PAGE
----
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Showing 6 posts from December 2012.

Employer not Required to hire Independent Contractors to Accommodate Employee’s Religious Observance

The Fourth Circuit recently held that an employer did not have to hire independent contractors or take other action which would have been detrimental to other employees in order to accommodate the religious beliefs of one of its drivers. More ›

EEOC Announces Strategic Enforcement Plan

The U.S. Equal Employment Opportunity Commission (EEOC) recently approved a Strategic Enforcement Plan. This Plan establishes national enforcement priorities and promotes more strategic use of agency resources, all with the goal of remedying unlawful discrimination.  More ›

Layoff Found to be Valid Position of Reemployment Under USERRA

The Eighth Circuit Court of Appeals recently held that a layoff as a part of a workforce reduction is a valid "position of reemployment" for purposes of the Uniformed Services Employment and Reemployment Rights Act (USERRA).  More ›

Illinois Court: Employee Handbook Created “Agreement” to Support Employees’ wage Claim, even Where Disclaimers Prevented “Contract”

A federal district court judge in Northern Illinois has ruled that an employee handbook, while not a “contract”, may still be an “agreement” upon which employees may rely — and sue. In this particular case, the judge denied the employer’s motion to dismiss a claim under the Illinois Wage Payment and Collection Act (IWPCA), finding that the handbook’s statements regarding compensation were an “agreement” upon which the employees’ could base their claim, despite the handbook’s numerous disclaimers stating that no legally enforceable promise was being made. The ruling, while narrowly applied in this case to support an IWPCA claim, could potentially raise major issues for Illinois employers that rely on such disclaimers to protect themselves against claims based on handbook provisions. More ›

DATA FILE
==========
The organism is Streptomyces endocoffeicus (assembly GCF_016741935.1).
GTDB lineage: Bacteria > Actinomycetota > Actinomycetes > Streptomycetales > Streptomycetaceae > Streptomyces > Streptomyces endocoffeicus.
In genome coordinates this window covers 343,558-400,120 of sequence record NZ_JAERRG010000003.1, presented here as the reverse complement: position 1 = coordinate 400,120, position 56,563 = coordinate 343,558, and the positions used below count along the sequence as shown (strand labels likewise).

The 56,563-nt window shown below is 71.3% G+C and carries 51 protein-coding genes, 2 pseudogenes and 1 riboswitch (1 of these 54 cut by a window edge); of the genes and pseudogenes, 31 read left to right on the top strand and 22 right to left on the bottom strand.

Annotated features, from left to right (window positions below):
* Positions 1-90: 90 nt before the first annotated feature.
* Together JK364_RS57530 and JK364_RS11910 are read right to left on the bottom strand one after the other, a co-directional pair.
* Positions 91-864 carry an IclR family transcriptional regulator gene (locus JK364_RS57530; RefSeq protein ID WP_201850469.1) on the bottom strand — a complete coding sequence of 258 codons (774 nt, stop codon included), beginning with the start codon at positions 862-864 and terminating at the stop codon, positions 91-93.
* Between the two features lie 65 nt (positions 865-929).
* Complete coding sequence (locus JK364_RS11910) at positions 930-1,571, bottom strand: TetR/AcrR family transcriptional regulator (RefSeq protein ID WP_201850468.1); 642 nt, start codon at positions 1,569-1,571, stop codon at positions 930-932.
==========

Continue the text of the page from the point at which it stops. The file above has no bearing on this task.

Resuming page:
Employer Successfully Defends Termination of Employee at Conclusion of FMLA Leave

The Tenth Circuit Court of Appeals recently held that an employer did not violate the Family and Medical Leave Act (FMLA) by terminating an employee who failed to return to work after exhausting her leave. More ›

Virginia: Employees can sue Individual Supervisors for Wrongful Termination in Violation of Public Policy

A nurse who worked at an orthopedic spine center claimed that she was subjected to sexual harassment by her supervisor, a doctor who was the owner of the center. When she refused to leave her husband to be with the doctor, he allegedly fired her. She filed suit, claiming gender discrimination as well as wrongful discharge against both the center and the doctor. Both parties filed motions to dismiss, and the doctor prevailed on his motion because the district court found that wrongful discharge claims by an employee are cognizable only against the employer and not against supervisors in their individual capacity. The nurse appealed to the Fourth Circuit Court of Appeals, which then certified the following question to the Virginia Supreme Court:  More ›

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